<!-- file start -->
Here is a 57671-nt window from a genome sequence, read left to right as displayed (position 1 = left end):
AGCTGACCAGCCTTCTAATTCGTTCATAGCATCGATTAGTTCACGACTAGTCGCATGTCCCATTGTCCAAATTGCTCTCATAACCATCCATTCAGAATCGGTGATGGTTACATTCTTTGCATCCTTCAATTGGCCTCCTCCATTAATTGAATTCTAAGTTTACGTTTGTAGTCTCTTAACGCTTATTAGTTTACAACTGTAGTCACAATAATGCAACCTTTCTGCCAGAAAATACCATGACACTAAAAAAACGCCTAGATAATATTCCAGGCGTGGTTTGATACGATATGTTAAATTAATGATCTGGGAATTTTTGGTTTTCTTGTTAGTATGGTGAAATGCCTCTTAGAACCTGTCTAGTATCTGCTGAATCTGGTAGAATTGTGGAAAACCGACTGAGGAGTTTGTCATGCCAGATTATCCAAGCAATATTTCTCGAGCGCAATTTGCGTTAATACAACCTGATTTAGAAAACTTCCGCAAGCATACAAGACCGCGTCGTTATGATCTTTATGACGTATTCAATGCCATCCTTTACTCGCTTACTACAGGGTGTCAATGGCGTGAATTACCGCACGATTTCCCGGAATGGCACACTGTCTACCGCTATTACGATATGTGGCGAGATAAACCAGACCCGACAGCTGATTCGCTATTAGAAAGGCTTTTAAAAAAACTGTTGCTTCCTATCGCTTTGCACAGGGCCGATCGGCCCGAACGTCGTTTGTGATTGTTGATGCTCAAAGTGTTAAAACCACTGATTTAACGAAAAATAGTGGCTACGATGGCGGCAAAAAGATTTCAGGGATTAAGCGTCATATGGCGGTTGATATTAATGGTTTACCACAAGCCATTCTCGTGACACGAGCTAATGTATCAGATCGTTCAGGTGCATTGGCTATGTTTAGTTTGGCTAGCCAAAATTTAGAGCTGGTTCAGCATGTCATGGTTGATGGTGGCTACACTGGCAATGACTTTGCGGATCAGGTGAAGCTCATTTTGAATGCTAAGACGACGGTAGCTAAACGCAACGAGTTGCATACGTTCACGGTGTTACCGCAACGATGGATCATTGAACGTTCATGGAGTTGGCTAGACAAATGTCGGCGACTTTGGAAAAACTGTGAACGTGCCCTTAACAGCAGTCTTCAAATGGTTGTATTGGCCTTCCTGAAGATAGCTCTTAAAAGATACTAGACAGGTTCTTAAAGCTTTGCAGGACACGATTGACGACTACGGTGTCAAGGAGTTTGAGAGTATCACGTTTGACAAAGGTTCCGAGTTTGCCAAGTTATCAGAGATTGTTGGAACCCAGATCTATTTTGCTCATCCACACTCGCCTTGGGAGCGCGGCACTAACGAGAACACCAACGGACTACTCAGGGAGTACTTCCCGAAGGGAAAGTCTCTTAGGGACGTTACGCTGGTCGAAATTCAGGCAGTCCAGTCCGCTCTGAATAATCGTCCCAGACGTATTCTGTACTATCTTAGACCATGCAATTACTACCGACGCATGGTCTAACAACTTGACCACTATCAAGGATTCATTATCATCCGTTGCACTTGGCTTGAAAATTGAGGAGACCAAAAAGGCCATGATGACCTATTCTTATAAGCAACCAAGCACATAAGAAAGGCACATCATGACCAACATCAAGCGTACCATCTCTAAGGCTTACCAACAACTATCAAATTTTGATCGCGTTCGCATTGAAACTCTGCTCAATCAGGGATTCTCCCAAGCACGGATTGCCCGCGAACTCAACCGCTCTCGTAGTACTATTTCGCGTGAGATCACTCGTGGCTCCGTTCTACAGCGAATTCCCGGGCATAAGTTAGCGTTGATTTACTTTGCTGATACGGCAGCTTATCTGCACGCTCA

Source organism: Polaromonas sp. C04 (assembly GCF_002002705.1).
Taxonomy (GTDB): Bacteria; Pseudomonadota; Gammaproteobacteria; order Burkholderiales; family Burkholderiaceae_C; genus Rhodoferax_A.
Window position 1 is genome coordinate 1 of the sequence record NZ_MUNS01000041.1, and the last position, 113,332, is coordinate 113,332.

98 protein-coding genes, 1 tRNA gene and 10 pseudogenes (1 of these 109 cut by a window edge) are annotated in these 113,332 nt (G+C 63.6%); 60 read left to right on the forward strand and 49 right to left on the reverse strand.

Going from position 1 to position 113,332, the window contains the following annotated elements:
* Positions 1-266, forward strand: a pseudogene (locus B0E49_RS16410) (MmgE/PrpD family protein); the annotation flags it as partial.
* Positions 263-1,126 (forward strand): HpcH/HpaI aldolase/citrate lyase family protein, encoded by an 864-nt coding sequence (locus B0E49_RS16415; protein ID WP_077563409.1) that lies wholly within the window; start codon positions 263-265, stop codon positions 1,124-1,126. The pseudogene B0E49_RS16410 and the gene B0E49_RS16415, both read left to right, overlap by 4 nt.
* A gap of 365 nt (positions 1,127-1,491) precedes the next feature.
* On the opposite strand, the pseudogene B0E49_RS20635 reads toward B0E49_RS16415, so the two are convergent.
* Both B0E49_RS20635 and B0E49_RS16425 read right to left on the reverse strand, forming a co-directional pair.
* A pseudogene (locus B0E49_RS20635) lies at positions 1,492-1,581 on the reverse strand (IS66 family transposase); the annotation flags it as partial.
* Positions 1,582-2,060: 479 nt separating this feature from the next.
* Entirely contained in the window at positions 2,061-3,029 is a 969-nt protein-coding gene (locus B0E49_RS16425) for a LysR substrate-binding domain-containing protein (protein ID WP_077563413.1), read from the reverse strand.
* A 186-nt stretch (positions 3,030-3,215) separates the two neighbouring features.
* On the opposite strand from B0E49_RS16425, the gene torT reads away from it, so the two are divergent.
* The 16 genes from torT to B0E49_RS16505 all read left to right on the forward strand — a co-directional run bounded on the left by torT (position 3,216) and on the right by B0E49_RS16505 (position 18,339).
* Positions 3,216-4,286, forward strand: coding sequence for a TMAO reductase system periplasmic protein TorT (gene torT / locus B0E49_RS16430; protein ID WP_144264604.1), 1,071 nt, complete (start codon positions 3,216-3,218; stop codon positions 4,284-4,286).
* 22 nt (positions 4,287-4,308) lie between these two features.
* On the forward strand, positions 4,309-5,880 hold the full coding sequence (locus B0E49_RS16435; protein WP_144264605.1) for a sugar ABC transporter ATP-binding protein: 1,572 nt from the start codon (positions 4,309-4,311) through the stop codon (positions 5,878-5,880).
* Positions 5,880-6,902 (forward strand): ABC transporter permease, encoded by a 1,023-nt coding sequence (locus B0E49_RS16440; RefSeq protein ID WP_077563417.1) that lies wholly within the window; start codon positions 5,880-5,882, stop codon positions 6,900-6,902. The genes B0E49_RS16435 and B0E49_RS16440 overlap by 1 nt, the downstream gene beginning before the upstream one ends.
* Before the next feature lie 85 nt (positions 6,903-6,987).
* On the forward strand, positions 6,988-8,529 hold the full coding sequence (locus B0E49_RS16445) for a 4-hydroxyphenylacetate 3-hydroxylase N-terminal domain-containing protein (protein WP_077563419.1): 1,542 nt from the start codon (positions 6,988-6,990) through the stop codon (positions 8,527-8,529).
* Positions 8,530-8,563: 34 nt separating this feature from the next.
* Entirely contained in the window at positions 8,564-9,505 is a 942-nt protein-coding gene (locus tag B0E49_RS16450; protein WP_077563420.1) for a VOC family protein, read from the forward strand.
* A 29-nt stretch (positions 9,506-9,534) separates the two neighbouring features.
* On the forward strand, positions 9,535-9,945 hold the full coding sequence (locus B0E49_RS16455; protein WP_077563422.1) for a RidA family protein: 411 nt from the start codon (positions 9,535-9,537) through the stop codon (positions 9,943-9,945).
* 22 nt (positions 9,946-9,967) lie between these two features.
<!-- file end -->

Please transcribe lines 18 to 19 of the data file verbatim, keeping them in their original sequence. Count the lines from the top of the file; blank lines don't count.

* The 16 genes from torT to B0E49_RS16505 all read left to right on the forward strand — a co-directional run bounded on the left by torT (position 3,216) and on the right by B0E49_RS16505 (position 18,339).
* Positions 3,216-4,286, forward strand: coding sequence for a TMAO reductase system periplasmic protein TorT (gene torT / locus B0E49_RS16430; protein ID WP_144264604.1), 1,071 nt, complete (start codon positions 3,216-3,218; stop codon positions 4,284-4,286).